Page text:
U.S. Representative Kendrick Meek is heading for a three-way Senate race in Florida in November with Republican Marco Rubio and Governor Charlie Crist, who’s running as an independent. First, Democrat Meek has to get past a billionaire real estate investor in his party’s primary.
The state’s Democrats today will choose between Meek, a black lawmaker from Miami, and developer Jeff Greene, whose parties aboard his 145-foot yacht, “Summerwind,” and friendships with boxer Mike Tyson and convicted Hollywood madam Heidi Fleiss have been a focus of campaign news coverage. The vote will offer clues about how well Meek, 43, can turn out black and Hispanic voters in the general election.
“It’s a very critical vote for Democrats,” said Susan MacManus, a political scientist at the University of South Florida in Tampa. “They have to have a turnout rate among minorities that is almost equivalent of a presidential race,” she said. “There has been some concern about Meek’s ability to generate that kind of turnout.”
Another key to the general election, she said, “is what proportion of the Democratic vote” Meek “can keep from going to Crist, because Crist has been campaigning as a Democrat.” Crist won the governorship in 2006 as a Republican.
With Senator John McCain the likely winner over former Representative J.D. Hayworth in Arizona’s Republican Senate primary, Florida will be the focus of attention in the day’s elections, which also include contests in Alaska and Vermont.
Florida Republicans will select a gubernatorial candidate to succeed Crist, who is running for the Senate seat vacated last year by Republican Mel Martinez. Crist filed to run as an independent after polls showed he couldn’t win the Republican Senate primary against Rubio, a former Florida House speaker who has the support of Tea Party activists.
Meek, who succeeded his mother, Representative Carrie Meek, in 2003, led Greene 39 percent to 29 percent, with 28 percent undecided, in a Quinnipiac University poll conducted Aug. 21-22 of 757 likely Democratic primary voters. The margin of error is plus or minus 3.6 percentage points.
Meek has attacked Greene’s investments in credit-default swaps, which were used as insurance against losses in mortgage-backed securities. He noted in one advertisement that Warren Buffett once called such instruments “financial weapons of mass destruction.”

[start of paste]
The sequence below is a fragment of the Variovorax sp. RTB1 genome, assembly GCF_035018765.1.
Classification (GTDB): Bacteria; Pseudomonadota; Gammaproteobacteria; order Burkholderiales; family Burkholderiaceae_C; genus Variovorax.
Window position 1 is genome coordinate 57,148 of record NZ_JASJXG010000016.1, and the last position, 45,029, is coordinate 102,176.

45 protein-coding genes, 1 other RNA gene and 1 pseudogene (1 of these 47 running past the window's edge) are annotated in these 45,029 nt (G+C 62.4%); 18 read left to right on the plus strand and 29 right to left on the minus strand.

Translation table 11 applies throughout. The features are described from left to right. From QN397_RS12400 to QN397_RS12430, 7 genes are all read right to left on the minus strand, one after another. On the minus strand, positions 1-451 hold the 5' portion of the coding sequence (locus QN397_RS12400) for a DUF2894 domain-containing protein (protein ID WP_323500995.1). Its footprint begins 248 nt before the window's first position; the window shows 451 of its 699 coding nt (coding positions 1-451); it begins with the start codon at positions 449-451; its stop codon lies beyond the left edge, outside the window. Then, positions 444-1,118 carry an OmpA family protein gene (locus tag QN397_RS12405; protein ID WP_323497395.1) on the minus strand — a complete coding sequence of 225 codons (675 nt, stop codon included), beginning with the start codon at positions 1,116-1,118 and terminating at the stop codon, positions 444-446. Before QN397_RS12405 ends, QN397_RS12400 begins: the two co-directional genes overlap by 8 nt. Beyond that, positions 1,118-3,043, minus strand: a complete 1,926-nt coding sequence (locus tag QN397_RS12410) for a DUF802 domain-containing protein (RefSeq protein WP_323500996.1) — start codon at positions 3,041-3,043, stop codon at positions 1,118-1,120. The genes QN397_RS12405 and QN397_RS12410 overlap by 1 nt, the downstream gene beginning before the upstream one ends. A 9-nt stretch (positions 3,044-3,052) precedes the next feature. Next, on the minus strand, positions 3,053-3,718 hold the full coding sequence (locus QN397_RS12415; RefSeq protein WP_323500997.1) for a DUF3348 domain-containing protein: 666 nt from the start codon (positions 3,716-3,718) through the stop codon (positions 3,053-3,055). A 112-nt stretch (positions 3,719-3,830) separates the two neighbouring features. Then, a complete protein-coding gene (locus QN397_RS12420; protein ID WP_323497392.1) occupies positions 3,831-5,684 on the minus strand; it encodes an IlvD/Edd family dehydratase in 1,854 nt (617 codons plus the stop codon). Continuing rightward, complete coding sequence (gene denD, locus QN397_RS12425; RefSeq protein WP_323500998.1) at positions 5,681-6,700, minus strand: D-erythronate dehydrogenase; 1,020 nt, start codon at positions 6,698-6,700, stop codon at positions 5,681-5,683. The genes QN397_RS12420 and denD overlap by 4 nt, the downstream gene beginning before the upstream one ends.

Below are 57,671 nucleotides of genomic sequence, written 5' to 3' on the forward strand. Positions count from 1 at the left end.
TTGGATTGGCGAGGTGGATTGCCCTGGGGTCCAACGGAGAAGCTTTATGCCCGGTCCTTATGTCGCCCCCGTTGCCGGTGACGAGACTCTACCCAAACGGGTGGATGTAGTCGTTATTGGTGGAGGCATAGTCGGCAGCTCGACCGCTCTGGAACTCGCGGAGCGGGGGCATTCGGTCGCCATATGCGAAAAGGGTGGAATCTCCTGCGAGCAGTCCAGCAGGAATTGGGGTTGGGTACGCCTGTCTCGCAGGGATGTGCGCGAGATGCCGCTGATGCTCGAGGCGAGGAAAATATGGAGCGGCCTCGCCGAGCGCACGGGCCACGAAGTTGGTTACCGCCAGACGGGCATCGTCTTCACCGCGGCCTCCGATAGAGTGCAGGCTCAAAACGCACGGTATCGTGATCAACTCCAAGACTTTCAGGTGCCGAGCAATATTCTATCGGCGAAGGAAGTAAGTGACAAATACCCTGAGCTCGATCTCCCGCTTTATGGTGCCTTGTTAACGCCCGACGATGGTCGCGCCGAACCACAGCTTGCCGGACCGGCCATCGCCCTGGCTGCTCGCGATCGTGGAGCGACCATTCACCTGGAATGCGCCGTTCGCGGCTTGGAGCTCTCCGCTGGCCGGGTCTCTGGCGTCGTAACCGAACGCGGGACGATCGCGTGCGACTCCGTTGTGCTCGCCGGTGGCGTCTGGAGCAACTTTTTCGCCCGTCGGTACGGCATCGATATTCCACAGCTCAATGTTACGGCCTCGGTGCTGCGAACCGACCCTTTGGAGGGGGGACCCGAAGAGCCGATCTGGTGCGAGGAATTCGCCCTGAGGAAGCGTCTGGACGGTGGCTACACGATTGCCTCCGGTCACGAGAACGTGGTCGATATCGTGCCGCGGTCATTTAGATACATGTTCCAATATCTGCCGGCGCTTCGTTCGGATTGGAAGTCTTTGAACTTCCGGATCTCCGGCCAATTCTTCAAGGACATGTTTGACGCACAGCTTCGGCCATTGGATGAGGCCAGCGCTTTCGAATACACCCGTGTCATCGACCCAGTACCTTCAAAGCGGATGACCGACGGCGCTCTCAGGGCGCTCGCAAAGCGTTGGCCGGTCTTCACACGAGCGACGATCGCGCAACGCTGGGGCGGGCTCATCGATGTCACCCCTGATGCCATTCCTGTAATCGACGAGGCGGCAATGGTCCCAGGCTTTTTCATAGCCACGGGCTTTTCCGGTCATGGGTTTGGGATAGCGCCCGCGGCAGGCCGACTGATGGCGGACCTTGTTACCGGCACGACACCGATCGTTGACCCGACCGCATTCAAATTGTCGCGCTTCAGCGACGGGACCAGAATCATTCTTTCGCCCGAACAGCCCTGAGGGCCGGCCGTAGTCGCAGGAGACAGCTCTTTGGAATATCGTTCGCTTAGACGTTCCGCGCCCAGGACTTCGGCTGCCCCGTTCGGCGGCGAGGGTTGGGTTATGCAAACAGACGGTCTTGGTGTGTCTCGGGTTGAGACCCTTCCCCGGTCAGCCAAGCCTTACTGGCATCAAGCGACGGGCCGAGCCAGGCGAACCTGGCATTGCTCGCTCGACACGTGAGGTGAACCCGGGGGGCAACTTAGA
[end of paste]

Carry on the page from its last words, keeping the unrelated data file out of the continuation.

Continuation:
Greene purchased “several billion dollars worth of credit-default swaps” after learning about the investments from New York hedge-fund manager John Paulson, author Michael Lewis wrote in his book “The Big Short.”
Press coverage of Greene has also focused on his lifestyle. Greene, who enlisted Tyson to be best man at his wedding, acknowledged in a 2008 interview with Forbes.com that Fleiss lived in his house for a year before his marriage. He told Forbes “it probably doesn’t look good for a single guy to have had Heidi living with me, but we weren’t dating.”
The Florida Republican primary for governor pits Attorney General Bill McCollum against investor Rick Scott, former chairman and chief executive officer of Columbia/HCA HealthCare Corp., who last year headed a group that opposed President Barack Obama’s health-care legislation.
Without mentioning Scott by name, presidential spokesman Robert Gibbs last year accused a leader of the group, Conservatives for Patients Rights, of bragging about “organizing and manufacturing” anger at town-hall meetings on the legislation in August 2009.
McCollum, a former congressman, raised the issue of Columbia HCA’s involvement in Medicare fraud as part of what MacManus called “character assassination” between the two candidates.
HCA-The Health Care Co., as the Nashville-based company was called in 2000, paid $840 million to settle criminal and civil charges that it defrauded government health-care programs. In 2003, the company, renamed HCA Inc., paid $631 million in civil penalties to settle charges of filing false Medicare claims and agreed to reimburse $250,000 to cover overpayment claims.
Scott, a political newcomer, tried to pin the label of Washington insider on McCollum, a former House member and twice an unsuccessful Senate candidate.
McCollum led Scott 39 percent to 35 percent in the Aug. 21-22 Quinnipiac poll of 771 likely Republican primary voters. The winner will face Alex Sink, a Democrat who is Florida’s chief financial officer, in the general election.
In Arizona, border security was the major issue in the Senate primary, where voter discontent pushed McCain, 73, to reverse his previous support for an immigration-law overhaul.
Hayworth, 52, a radio talk-show host, has long advocated curbing illegal immigration. McCain, who in 2007 sought a bipartisan compromise for revising immigration law, said securing the U.S. border against illegal crossings was a condition for dealing with undocumented immigrants.
A Rasmussen survey of 595 likely Republican primary voters on July 21 showed McCain leading Hayworth by 20 points. That compares with a 5-point lead McCain held over Hayworth in an April survey by Rasmussen.
Alaska Senator Lisa Murkowski is favored to win her state’s Republican primary today over Joe Miller, a Fairbanks lawyer endorsed by the state’s former governor, Sarah Palin. In Vermont, five Democrats are vying to run for governor in November against the lone Republican candidate, Lieutenant Governor Brian Dubie.